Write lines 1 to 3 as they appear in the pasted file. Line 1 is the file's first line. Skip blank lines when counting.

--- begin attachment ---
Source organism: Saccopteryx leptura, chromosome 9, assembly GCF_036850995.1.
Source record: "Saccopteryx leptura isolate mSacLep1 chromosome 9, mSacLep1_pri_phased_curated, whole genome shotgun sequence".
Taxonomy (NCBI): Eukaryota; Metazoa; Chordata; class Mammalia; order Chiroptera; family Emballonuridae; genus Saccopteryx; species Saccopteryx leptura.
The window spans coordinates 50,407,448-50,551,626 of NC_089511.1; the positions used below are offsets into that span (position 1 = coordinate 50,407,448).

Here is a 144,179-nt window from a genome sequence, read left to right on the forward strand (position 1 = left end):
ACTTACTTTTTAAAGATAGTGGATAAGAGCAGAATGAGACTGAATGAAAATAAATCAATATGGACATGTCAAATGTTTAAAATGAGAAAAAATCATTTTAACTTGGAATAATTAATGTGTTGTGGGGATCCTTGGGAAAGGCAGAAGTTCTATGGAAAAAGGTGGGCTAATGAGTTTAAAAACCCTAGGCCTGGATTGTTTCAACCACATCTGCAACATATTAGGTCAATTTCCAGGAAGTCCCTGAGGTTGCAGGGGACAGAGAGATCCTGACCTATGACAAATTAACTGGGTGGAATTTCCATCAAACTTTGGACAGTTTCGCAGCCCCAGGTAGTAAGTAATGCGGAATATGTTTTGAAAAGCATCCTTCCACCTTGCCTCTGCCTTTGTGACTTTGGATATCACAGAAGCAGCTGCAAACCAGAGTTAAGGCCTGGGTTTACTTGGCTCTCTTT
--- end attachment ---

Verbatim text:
Source organism: Saccopteryx leptura, chromosome 9, assembly GCF_036850995.1.
Source record: "Saccopteryx leptura isolate mSacLep1 chromosome 9, mSacLep1_pri_phased_curated, whole genome shotgun sequence".
Taxonomy (NCBI): Eukaryota; Metazoa; Chordata; class Mammalia; order Chiroptera; family Emballonuridae; genus Saccopteryx; species Saccopteryx leptura.